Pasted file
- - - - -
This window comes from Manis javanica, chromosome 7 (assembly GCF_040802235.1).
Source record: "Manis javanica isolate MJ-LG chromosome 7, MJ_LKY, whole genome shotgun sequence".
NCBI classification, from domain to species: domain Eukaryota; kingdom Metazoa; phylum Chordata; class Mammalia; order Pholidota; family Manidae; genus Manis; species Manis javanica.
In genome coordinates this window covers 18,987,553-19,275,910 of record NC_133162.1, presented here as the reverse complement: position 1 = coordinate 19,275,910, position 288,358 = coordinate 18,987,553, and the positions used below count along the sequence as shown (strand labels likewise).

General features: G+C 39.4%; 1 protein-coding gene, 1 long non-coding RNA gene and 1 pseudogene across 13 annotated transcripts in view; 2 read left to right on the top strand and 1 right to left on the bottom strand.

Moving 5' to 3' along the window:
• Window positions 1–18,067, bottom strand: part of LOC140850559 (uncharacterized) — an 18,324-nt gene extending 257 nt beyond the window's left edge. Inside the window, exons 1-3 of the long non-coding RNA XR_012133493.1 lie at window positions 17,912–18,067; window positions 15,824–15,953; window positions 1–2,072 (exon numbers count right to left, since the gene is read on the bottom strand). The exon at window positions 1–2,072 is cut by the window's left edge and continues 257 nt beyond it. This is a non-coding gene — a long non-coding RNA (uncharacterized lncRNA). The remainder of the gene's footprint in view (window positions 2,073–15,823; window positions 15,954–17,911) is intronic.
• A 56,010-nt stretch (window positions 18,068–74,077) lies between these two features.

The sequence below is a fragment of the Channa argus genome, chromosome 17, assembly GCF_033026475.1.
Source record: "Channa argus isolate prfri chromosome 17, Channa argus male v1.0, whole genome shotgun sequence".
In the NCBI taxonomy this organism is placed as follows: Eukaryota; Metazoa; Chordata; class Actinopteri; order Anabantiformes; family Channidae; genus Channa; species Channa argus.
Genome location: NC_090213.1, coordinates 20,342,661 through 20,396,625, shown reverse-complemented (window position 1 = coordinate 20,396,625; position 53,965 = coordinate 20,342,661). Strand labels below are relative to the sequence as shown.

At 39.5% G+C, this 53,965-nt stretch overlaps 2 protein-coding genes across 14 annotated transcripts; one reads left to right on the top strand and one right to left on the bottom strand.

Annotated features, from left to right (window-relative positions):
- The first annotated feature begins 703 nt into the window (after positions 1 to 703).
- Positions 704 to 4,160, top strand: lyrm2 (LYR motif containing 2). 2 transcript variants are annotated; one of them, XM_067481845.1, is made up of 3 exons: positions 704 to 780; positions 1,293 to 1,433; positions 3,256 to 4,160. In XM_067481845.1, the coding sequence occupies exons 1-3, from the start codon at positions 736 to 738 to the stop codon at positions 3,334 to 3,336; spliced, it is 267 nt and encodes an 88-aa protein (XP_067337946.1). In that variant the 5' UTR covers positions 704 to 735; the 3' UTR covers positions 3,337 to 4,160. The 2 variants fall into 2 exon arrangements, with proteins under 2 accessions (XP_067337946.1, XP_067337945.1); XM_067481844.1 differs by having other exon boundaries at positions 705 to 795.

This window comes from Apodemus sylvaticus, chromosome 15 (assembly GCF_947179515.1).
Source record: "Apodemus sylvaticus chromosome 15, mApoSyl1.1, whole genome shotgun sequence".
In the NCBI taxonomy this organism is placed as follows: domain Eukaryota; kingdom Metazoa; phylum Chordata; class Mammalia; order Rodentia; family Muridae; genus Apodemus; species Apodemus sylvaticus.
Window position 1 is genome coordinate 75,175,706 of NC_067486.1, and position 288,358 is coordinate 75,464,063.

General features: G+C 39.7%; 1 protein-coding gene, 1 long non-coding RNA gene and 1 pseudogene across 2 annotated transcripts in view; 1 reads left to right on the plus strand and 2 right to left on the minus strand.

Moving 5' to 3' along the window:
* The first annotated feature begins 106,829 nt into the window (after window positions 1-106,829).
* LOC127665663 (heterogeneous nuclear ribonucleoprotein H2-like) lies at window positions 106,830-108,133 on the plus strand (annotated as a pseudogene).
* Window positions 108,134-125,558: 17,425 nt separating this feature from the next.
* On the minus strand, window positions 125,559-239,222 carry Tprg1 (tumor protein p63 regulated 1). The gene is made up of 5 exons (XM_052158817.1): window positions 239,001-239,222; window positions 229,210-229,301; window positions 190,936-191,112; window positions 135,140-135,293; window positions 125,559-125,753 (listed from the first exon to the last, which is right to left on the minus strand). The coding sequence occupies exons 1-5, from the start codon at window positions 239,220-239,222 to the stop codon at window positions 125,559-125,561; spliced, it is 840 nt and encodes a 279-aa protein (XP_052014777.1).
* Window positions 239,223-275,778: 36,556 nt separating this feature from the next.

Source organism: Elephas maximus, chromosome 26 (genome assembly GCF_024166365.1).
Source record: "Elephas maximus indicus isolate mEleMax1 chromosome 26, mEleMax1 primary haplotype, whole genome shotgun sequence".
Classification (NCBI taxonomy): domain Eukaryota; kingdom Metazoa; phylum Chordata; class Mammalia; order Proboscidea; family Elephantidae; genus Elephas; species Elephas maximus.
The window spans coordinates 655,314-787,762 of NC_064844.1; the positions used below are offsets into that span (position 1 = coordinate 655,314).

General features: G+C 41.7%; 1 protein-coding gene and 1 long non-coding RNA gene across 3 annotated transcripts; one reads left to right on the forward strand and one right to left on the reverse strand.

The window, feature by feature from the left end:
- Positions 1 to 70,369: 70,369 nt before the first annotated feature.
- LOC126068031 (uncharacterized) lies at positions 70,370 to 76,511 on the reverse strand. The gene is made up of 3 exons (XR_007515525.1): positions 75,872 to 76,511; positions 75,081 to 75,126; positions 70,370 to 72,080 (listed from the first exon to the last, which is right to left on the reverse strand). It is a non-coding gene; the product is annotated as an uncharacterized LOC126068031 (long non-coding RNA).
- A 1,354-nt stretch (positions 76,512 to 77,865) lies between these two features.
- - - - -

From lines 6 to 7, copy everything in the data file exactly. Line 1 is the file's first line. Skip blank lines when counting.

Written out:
Moving 5' to 3' along the window:
• Window positions 1–18,067, bottom strand: part of LOC140850559 (uncharacterized) — an 18,324-nt gene extending 257 nt beyond the window's left edge. Inside the window, exons 1-3 of the long non-coding RNA XR_012133493.1 lie at window positions 17,912–18,067; window positions 15,824–15,953; window positions 1–2,072 (exon numbers count right to left, since the gene is read on the bottom strand). The exon at window positions 1–2,072 is cut by the window's left edge and continues 257 nt beyond it. This is a non-coding gene — a long non-coding RNA (uncharacterized lncRNA). The remainder of the gene's footprint in view (window positions 2,073–15,823; window positions 15,954–17,911) is intronic.